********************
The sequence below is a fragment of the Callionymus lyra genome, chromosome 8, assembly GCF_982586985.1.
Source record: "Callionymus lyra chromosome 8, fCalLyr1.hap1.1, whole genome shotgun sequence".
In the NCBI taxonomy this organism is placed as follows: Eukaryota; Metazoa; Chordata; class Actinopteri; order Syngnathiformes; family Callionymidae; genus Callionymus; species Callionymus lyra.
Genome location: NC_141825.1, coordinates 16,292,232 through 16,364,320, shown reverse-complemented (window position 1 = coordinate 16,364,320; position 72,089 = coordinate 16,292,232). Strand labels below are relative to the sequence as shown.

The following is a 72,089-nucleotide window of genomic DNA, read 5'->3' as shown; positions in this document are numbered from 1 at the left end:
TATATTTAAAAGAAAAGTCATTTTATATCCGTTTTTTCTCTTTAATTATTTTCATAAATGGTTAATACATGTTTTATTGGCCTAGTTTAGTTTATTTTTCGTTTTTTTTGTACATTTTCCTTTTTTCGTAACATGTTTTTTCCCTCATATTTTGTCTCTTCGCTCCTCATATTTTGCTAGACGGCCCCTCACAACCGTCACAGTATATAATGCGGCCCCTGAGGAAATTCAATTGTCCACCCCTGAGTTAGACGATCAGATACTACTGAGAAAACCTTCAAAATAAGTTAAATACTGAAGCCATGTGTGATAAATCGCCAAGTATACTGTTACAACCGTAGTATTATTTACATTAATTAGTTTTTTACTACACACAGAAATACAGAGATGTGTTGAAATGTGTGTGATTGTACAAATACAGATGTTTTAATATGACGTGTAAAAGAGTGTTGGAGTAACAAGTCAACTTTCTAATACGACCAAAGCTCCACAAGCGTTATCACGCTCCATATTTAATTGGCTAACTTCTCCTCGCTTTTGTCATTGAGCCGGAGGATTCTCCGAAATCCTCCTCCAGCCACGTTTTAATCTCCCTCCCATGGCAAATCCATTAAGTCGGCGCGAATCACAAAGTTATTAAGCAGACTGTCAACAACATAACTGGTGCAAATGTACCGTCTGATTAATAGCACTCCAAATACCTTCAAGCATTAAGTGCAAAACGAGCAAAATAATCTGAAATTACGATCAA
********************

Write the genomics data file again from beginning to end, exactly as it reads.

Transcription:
The sequence below is a fragment of the Callionymus lyra genome, chromosome 8, assembly GCF_982586985.1.
Source record: "Callionymus lyra chromosome 8, fCalLyr1.hap1.1, whole genome shotgun sequence".
In the NCBI taxonomy this organism is placed as follows: Eukaryota; Metazoa; Chordata; class Actinopteri; order Syngnathiformes; family Callionymidae; genus Callionymus; species Callionymus lyra.
Genome location: NC_141825.1, coordinates 16,292,232 through 16,364,320, shown reverse-complemented (window position 1 = coordinate 16,364,320; position 72,089 = coordinate 16,292,232). Strand labels below are relative to the sequence as shown.

The following is a 72,089-nucleotide window of genomic DNA, read 5'->3' as shown; positions in this document are numbered from 1 at the left end:
TATATTTAAAAGAAAAGTCATTTTATATCCGTTTTTTCTCTTTAATTATTTTCATAAATGGTTAATACATGTTTTATTGGCCTAGTTTAGTTTATTTTTCGTTTTTTTTGTACATTTTCCTTTTTTCGTAACATGTTTTTTCCCTCATATTTTGTCTCTTCGCTCCTCATATTTTGCTAGACGGCCCCTCACAACCGTCACAGTATATAATGCGGCCCCTGAGGAAATTCAATTGTCCACCCCTGAGTTAGACGATCAGATACTACTGAGAAAACCTTCAAAATAAGTTAAATACTGAAGCCATGTGTGATAAATCGCCAAGTATACTGTTACAACCGTAGTATTATTTACATTAATTAGTTTTTTACTACACACAGAAATACAGAGATGTGTTGAAATGTGTGTGATTGTACAAATACAGATGTTTTAATATGACGTGTAAAAGAGTGTTGGAGTAACAAGTCAACTTTCTAATACGACCAAAGCTCCACAAGCGTTATCACGCTCCATATTTAATTGGCTAACTTCTCCTCGCTTTTGTCATTGAGCCGGAGGATTCTCCGAAATCCTCCTCCAGCCACGTTTTAATCTCCCTCCCATGGCAAATCCATTAAGTCGGCGCGAATCACAAAGTTATTAAGCAGACTGTCAACAACATAACTGGTGCAAATGTACCGTCTGATTAATAGCACTCCAAATACCTTCAAGCATTAAGTGCAAAACGAGCAAAATAATCTGAAATTACGATCAA